For the driven phase of a field trial, the dogs will be stationed in one or two groups adjacent to the shooters. You might see 100 pheasants zip over the guns during the coturse of a 15 to 20-minute drive with 50 or 60 birds being shot.The dogs are expected to sit still during the entire drive while birds are falling all around them. Any dog that creeps, breaks, whines or otherwise disturbs the orderliness of the shooing will be dropped. After the drive ends and the shooting stops, the birds are relieved. Each dog must honor the others until his turn comes. Sitting calmly for all the birds and shooting presented in a drive gives the dog a real test. Additionally, the practice of picking up cripples first will operate again here, and each handler will be instructed on which bird to have the dog retrieve.A great deal of control is required for some of these retrieves.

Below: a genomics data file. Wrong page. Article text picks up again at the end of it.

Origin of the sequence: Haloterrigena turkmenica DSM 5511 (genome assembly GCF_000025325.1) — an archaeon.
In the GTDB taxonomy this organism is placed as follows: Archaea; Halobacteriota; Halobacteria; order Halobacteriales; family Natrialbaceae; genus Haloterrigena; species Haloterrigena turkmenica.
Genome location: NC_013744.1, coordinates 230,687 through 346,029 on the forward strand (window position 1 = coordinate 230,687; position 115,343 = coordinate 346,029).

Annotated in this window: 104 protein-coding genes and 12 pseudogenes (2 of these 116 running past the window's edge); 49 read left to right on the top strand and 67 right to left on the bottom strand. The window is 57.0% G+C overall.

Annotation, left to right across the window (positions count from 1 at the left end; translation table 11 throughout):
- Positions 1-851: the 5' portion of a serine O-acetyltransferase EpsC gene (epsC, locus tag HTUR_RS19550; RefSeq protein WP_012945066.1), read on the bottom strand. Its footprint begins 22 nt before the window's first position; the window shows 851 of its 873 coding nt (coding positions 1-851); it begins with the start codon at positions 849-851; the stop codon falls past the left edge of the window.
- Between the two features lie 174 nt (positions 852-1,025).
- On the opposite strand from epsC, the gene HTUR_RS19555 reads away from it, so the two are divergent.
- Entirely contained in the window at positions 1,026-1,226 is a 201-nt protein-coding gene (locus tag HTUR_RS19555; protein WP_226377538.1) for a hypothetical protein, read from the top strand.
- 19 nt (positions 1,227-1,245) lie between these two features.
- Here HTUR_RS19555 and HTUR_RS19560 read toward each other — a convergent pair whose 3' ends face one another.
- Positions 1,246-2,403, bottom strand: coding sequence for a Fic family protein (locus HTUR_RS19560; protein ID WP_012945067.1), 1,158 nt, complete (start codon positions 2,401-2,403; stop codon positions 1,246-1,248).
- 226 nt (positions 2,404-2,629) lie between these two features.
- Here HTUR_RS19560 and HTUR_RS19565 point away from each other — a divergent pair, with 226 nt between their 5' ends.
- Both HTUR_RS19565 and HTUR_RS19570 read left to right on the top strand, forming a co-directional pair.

At the end of the trial, the judges announce the places. Sometimes the judges will not award any places and will give instead several awards of merit, which carry no points toward a field champion title. Sometimes they will award a first and second place but no other award except those of merit. Judges in the U.K. are very aware of the importance of field trial titles in breeding selection and they typically want to see two behaviors from a dog to which they award a place: sitting for drivenbirds, and tracking down a crippled bird. If a particular dog doesn't get the chance to demonstrate both, then he is probably going to get only an award of merit.